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Lone Star Lawmen: One Texas Ranger Remembers

Robert M. Utley is one of the leading historians of the American West. A former chief historian of the National Park Service, he is a founding member and former president of the Western Historical Association and the author of sixteen books of the American West. In Lone Star Lawmen: The Second Century of Texas Rangers Utley takes us through the captivating tale he began in his 2002 work, Lone Star Justice. That volume told the story of Stephen F. Austin’s assemblage of a quasi-military frontier-patrolling group in 1823, and continued through the final decades of the twentieth century as Texas struggled to bring order to its vast lands. Now in Lone Star Lawmen, we meet the next generation of Rangers. The Frontier Battalion has been disbanded, and the Rangers reinvented as law enforcement officers, charged with bringing justice to the Wild West. In the article below Utley provides a colorful anecdote from his research of the modern Texas Rangers.

In Lone Star Lawmen: The Second Century of the Texas Rangers, I recount one of the most exciting episodes in the modern history of this elite body of peace officers. In January 1985 four young men and a young woman Lonestarlawmenbookjacketkidnapped thirteen-year-old Amy McNiel, daughter of a wealthy Alvardo, Texas, banker. Ranger captain Bob Mitchell promptly deployed his small company of Texas Rangers, based in Waco, and joined with the FBI in dealing with the kidnappers. Telephone calls instructed the lawmen on how to drop the ransom, and they sped at once to the first drop site. It led to more, and ultimately Rangers and FBI in autos, aircraft, and helicopters raced up and down the Interstate system as far as one hundred miles east of Dallas trying to make contact. At last, long after midnight, as Captain Mitchell prepared to call off the chase, a unit picked up the fugitive auto. Others joined and set off a high-speed pursuit that finally ran down the Buick, its gas tank empty, in the front yard of a Saltllo home.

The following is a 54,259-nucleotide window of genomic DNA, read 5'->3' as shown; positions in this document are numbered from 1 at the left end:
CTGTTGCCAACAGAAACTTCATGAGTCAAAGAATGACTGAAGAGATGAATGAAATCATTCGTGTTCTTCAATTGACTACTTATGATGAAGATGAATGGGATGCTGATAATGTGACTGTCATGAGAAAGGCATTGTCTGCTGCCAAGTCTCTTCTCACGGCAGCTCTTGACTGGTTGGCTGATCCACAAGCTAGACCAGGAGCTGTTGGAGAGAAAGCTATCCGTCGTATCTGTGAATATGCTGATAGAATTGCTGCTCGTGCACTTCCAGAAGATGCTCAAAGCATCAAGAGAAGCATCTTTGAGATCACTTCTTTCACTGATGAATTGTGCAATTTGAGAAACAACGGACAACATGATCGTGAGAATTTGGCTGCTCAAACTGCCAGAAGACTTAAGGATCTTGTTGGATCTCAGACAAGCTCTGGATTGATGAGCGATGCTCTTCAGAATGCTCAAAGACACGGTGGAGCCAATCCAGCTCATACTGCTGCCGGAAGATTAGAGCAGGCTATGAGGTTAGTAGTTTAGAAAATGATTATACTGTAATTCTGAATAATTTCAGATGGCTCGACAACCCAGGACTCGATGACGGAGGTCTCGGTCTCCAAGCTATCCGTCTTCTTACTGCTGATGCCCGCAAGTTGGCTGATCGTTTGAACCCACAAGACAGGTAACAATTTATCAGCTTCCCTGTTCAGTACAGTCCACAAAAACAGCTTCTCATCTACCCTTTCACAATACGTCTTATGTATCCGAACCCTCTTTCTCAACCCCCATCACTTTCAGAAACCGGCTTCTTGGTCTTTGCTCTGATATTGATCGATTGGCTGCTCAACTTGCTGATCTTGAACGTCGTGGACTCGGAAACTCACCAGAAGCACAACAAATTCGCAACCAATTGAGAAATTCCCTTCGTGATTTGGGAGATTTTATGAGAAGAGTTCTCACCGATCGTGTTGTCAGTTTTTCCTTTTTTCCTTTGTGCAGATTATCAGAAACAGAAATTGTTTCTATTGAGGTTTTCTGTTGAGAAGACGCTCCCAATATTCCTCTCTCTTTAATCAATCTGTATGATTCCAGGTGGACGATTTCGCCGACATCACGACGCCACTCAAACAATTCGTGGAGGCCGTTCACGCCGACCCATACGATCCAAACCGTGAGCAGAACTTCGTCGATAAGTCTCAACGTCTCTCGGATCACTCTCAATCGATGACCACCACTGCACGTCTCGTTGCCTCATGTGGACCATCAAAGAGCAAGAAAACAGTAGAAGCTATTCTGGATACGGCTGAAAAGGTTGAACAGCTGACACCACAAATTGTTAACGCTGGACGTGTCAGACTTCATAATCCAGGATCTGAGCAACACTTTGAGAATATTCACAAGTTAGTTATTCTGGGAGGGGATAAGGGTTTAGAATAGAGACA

The fugitives took refuge behind a van parked in the driveway and opened fire on the converging Ranger cars. While the battle raged, an FBI unit reached the scene and pulled to a stop behind the van. The two agents
suddenly realized they were in the line of fire and, their red lights flashing and siren screaming, simply hit the floor.

Sheriff’s deputy D. J. Maulder and Ranger John Dendy skidded to a stop near the abandoned Buick. With Dendy providing covering fire, Maulder ran to the vehicle and plucked out Amy McNiel, unharmed.

Two kidnappers went down with leg wounds, and the others surrendered. The two crouching FBI agents recovered enough to shut off their siren and flashers. Rangers drove Amy to a tearful reunion with her father. The crisis had ended.

Utley_author_photoIn June 2006, at the annual Ranger reunion at the Texas Ranger Hall of Fame and Museum in Waco, I met retired Ranger John Dendy. We talked about the McNiel case.

Finally, he observed, “You know, what I remember most about that shootout was that after it was over the FBI agents backed their car out and smashed into mine.”

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